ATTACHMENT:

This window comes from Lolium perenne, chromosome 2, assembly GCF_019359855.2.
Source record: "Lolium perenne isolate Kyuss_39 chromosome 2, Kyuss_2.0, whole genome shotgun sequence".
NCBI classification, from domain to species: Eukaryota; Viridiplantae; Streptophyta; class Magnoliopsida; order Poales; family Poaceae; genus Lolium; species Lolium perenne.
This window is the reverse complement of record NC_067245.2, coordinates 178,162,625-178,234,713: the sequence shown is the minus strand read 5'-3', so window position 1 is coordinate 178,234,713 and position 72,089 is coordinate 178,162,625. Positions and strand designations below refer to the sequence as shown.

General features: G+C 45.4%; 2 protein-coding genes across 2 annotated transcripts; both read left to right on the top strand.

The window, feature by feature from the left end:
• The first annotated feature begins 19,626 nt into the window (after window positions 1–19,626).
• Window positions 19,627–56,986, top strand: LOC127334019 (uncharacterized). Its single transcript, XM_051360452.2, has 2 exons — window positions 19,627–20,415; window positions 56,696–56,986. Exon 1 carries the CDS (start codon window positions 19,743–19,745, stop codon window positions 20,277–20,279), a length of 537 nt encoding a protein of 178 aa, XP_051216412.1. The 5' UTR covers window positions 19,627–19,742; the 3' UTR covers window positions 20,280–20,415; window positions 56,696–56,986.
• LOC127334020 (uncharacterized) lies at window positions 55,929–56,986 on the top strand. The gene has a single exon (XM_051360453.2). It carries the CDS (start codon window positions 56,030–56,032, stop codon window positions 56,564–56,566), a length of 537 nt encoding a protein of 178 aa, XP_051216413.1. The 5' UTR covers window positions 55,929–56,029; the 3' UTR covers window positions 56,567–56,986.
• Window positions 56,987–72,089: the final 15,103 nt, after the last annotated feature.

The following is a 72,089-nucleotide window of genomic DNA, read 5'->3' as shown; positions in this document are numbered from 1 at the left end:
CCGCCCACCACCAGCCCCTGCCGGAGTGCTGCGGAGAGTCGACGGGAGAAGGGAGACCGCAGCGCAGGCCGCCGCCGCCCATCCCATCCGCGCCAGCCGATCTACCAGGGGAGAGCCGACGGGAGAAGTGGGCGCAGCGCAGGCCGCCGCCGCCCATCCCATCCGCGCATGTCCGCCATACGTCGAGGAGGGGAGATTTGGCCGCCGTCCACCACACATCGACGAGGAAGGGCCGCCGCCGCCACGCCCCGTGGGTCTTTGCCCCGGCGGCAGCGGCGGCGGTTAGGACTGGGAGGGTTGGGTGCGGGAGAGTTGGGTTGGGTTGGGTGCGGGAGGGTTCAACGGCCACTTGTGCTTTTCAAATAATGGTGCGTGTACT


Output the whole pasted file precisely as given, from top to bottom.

This window comes from Lolium perenne, chromosome 2, assembly GCF_019359855.2.
Source record: "Lolium perenne isolate Kyuss_39 chromosome 2, Kyuss_2.0, whole genome shotgun sequence".
NCBI classification, from domain to species: Eukaryota; Viridiplantae; Streptophyta; class Magnoliopsida; order Poales; family Poaceae; genus Lolium; species Lolium perenne.
This window is the reverse complement of record NC_067245.2, coordinates 178,162,625-178,234,713: the sequence shown is the minus strand read 5'-3', so window position 1 is coordinate 178,234,713 and position 72,089 is coordinate 178,162,625. Positions and strand designations below refer to the sequence as shown.

General features: G+C 45.4%; 2 protein-coding genes across 2 annotated transcripts; both read left to right on the top strand.

The window, feature by feature from the left end:
• The first annotated feature begins 19,626 nt into the window (after window positions 1–19,626).
• Window positions 19,627–56,986, top strand: LOC127334019 (uncharacterized). Its single transcript, XM_051360452.2, has 2 exons — window positions 19,627–20,415; window positions 56,696–56,986. Exon 1 carries the CDS (start codon window positions 19,743–19,745, stop codon window positions 20,277–20,279), a length of 537 nt encoding a protein of 178 aa, XP_051216412.1. The 5' UTR covers window positions 19,627–19,742; the 3' UTR covers window positions 20,280–20,415; window positions 56,696–56,986.
• LOC127334020 (uncharacterized) lies at window positions 55,929–56,986 on the top strand. The gene has a single exon (XM_051360453.2). It carries the CDS (start codon window positions 56,030–56,032, stop codon window positions 56,564–56,566), a length of 537 nt encoding a protein of 178 aa, XP_051216413.1. The 5' UTR covers window positions 55,929–56,029; the 3' UTR covers window positions 56,567–56,986.
• Window positions 56,987–72,089: the final 15,103 nt, after the last annotated feature.

The following is a 72,089-nucleotide window of genomic DNA, read 5'->3' as shown; positions in this document are numbered from 1 at the left end:
CCGCCCACCACCAGCCCCTGCCGGAGTGCTGCGGAGAGTCGACGGGAGAAGGGAGACCGCAGCGCAGGCCGCCGCCGCCCATCCCATCCGCGCCAGCCGATCTACCAGGGGAGAGCCGACGGGAGAAGTGGGCGCAGCGCAGGCCGCCGCCGCCCATCCCATCCGCGCATGTCCGCCATACGTCGAGGAGGGGAGATTTGGCCGCCGTCCACCACACATCGACGAGGAAGGGCCGCCGCCGCCACGCCCCGTGGGTCTTTGCCCCGGCGGCAGCGGCGGCGGTTAGGACTGGGAGGGTTGGGTGCGGGAGAGTTGGGTTGGGTTGGGTGCGGGAGGGTTCAACGGCCACTTGTGCTTTTCAAATAATGGTGCGTGTACT